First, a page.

"Tell us your name!" said the man. "Quick!"

"Pip, sir."

"Once more," said the man, staring at me. "Give it mouth!"

"Pip. Pip, sir."

"Show us where you live," said the man. "Pint out the place!"

I pointed to where our village lay, on the flat in-shore among the alder-trees and pollards, a mile or more from the church.

The man, after looking at me for a moment, turned me upside down, and emptied my pockets. There was nothing in them but a piece of bread. When the church came to itself -- for he was so sudden and strong that he made it go head over heels before me, and I saw the steeple under my feet -- when the church came to itself, I say, I was seated on a high tombstone, trembling, while he ate the bread ravenously.

"You young dog," said the man, licking his lips, "what fat cheeks you ha' got."

I believe they were fat, though I was at that time undersized, for my years, and not strong.

"Darn me if I couldn't eat 'em," said the man, with a threatening shake of his head, "and if I han't half a mind to't!"

I earnestly expressed my hope that he wouldn't, and held tighter to the tombstone on which he had put me; partly to keep myself upon it; partly to keep myself from crying.

"Now lookee here!" said the man. "Where's your mother?"

"There, sir!" said I.

He started, made a short run, and stopped and looked over his shoulder.

"There, sir!" I timidly explained. "Also Georgiana. That's my mother."

"Oh!" said he, coming back. "And is that your father alonger your mother?"

"Yes, sir," said I; "him, too; late of this parish."

"Ha!" he muttered then, considering. "Who d'ye live with -- supposin' ye're kindly let to live, which I han't made up my mind about?"

"My sister, sir -- Mrs. Joe Gargery -- wife of Joe Gargery, the blacksmith, sir."

"Blacksmith, eh?" said he. And looked down at his leg.

After darkly looking at his leg and at me several times, he came closer to my tombstone, took me by both arms, and tilted me back as far as he could hold me, so that his eyes looked most powerfully down into mine, and mine looked most helplessly up into his.

"Now lookee here," he said, "the question being whether you're to be let to live. You know what a file is?"

"Yes, sir."

"And you know what wittles is?"

"Yes, sir."

After each question he tilted me over a little more, so as to give me a greater sense of helplessness and danger.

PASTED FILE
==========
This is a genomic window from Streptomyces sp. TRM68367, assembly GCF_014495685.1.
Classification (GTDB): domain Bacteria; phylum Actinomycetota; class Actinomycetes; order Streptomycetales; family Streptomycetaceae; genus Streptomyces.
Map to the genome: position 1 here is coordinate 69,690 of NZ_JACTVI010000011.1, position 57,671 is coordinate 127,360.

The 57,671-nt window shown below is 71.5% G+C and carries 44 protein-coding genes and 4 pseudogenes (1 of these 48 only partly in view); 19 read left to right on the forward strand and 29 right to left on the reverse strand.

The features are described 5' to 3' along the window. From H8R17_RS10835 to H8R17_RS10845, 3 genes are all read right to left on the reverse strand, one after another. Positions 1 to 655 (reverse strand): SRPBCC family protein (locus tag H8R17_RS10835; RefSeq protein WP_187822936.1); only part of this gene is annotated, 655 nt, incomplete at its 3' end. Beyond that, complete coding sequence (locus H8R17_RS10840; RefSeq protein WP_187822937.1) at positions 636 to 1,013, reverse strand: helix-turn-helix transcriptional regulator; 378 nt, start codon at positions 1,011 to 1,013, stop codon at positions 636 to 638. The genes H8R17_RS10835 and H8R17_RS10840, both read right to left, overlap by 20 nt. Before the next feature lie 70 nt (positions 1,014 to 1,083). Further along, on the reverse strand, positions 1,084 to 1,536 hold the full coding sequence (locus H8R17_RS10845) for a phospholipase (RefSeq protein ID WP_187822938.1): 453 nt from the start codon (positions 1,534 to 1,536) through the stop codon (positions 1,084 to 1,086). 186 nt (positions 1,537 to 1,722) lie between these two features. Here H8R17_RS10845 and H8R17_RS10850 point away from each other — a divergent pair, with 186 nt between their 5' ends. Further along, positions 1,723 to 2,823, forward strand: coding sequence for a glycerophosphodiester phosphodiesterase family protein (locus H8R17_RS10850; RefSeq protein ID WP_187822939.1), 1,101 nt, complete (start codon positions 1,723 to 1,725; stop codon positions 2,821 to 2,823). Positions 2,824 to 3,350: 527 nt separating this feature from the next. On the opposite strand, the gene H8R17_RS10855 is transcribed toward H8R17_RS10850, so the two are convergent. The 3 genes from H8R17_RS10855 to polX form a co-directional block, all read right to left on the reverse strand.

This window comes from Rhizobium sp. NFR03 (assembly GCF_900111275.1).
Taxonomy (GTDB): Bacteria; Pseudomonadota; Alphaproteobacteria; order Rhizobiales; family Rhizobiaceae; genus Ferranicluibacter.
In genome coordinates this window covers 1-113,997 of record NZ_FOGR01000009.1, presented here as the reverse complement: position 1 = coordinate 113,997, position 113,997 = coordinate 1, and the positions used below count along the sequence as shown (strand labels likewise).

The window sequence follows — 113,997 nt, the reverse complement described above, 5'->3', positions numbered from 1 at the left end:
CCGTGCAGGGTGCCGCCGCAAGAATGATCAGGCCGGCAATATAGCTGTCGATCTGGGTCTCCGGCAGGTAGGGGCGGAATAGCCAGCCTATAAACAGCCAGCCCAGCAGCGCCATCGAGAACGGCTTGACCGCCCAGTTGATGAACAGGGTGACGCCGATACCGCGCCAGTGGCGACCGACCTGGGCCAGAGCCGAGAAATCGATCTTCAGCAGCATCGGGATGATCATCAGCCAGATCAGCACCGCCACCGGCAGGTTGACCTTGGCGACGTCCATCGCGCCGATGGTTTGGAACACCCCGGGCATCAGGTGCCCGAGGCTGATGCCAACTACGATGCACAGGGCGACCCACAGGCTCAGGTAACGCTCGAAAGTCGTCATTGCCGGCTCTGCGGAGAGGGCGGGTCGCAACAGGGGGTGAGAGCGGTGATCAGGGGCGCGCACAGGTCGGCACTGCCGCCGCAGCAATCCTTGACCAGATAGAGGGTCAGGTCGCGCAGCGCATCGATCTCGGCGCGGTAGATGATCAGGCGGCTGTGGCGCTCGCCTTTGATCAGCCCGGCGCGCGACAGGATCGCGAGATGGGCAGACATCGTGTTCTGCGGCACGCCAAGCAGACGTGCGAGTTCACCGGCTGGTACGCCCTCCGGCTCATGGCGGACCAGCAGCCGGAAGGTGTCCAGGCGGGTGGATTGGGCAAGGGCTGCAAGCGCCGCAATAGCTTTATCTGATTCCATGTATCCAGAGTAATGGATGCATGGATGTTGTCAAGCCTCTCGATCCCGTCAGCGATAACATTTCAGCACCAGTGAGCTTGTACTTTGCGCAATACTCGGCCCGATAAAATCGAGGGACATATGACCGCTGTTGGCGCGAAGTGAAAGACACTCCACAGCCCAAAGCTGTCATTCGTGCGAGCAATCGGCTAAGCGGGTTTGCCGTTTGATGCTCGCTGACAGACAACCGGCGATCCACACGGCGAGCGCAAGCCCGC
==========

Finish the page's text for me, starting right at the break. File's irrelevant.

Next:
"You get me a file." He tilted me again. "And you get me wittles." He tilted me again. "You bring 'em both to me." He tilted me again. "Or I'll have your heart and liver out." He tilted me again.

I was dreadfully frightened, and so giddy that I clung to him with both hands, and said, "If you would kindly please to let me keep upright, sir, perhaps I shouldn't be sick, and perhaps I could attend more."

He gave me a most tremendous dip and roll, so that the church jumped over its own weathercock. Then he held me by the arms in an upright position on the top of the stone, and went on in these fearful terms:

"You bring me, to-morrow morning early, that file and them wittles. You bring the lot to me at that old battery over yonder. You do it, and you never dare to say a word or dare to make a sign concerning your having seen such a person as me, or any person sumever, and you shall be let to live. You fail, or you go from my words in any partickler, no matter how small it is, and your heart and your liver shall be tore out, roasted, and ate. Now, I ain't alone, as you may think I am. There's a young man hid with me, in comparison with which young man I am a angel. That young man hears the words I speak. That young man has a secret way pecooliar to himself of getting at a boy, and at his heart, and at his liver. It is in wain for a boy to attempt to hide himself from that young man. A boy may lock his door, may be warm in bed, may tuck himself up, may draw the clothes over his head, may think himself comfortable and safe, but that young man will softly creep and creep his way to him and tear him open. I am a-keeping that young man from harming of you at the present moment with great difficulty. I find it wery hard to hold that young man off of your inside. Now, what do you say?"